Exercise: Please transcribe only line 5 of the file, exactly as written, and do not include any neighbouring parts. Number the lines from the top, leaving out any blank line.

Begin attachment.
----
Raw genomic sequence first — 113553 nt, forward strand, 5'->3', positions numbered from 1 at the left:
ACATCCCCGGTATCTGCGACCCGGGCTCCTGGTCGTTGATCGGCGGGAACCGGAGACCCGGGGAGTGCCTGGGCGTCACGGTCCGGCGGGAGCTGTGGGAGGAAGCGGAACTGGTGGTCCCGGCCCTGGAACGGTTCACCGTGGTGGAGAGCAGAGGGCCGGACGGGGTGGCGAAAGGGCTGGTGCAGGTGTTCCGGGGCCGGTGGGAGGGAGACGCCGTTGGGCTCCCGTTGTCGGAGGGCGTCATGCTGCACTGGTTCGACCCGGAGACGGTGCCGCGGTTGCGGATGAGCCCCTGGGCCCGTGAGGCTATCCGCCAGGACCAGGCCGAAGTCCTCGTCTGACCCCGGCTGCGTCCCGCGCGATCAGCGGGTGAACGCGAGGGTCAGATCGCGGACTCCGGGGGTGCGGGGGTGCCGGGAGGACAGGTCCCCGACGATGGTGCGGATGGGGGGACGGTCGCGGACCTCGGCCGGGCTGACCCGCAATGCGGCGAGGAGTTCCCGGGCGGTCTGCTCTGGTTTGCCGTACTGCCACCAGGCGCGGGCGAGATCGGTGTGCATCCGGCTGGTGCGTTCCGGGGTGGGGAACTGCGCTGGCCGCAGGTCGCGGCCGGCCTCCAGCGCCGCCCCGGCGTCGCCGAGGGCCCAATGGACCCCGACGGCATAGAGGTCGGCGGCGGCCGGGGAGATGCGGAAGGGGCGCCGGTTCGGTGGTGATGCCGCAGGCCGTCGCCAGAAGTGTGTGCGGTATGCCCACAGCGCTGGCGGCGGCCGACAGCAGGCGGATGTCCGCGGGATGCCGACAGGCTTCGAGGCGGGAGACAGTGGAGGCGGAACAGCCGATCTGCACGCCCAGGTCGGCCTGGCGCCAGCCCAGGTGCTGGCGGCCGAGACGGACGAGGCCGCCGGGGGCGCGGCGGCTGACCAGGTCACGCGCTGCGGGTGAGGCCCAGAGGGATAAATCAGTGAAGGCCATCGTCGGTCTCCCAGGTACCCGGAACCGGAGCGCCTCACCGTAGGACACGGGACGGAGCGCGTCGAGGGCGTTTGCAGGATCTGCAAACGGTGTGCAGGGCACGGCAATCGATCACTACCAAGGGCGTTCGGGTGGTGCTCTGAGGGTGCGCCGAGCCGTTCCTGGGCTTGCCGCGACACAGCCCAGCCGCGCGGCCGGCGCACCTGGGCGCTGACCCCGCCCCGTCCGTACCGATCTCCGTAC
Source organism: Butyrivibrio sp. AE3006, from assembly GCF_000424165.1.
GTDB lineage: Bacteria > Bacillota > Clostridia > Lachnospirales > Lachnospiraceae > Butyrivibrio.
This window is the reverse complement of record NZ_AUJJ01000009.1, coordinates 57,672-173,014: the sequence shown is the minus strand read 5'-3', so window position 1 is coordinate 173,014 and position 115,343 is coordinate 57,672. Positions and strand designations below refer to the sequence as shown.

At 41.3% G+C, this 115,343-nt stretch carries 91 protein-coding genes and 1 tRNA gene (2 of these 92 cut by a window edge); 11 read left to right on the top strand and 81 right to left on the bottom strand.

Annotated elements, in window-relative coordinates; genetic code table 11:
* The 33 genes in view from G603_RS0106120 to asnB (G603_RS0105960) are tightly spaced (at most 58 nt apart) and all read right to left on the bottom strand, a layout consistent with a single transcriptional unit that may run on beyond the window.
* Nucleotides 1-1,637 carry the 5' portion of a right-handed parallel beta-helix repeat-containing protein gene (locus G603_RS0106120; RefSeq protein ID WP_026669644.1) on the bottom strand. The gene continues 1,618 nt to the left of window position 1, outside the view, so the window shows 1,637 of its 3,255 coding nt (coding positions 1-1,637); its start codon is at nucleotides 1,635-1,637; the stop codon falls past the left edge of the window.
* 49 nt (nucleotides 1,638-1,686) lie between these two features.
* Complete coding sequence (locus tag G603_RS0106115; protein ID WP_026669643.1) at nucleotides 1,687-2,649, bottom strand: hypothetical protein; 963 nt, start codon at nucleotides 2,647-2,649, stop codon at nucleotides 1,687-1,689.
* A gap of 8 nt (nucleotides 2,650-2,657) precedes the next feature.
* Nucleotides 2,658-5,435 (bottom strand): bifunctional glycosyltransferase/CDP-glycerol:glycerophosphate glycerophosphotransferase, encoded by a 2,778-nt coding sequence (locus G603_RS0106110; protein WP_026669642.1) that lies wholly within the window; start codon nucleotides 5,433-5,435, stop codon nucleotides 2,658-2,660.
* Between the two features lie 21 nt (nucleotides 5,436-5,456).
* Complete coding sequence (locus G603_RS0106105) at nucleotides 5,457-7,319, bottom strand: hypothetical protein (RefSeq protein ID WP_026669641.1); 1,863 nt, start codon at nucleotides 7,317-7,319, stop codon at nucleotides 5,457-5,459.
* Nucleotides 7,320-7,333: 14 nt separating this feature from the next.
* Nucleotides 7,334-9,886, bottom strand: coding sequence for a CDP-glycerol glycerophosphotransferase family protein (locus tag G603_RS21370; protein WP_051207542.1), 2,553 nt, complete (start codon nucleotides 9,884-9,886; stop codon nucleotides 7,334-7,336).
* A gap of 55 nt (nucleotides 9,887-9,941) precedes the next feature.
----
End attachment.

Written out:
This window is the reverse complement of record NZ_AUJJ01000009.1, coordinates 57,672-173,014: the sequence shown is the minus strand read 5'-3', so window position 1 is coordinate 173,014 and position 115,343 is coordinate 57,672. Positions and strand designations below refer to the sequence as shown.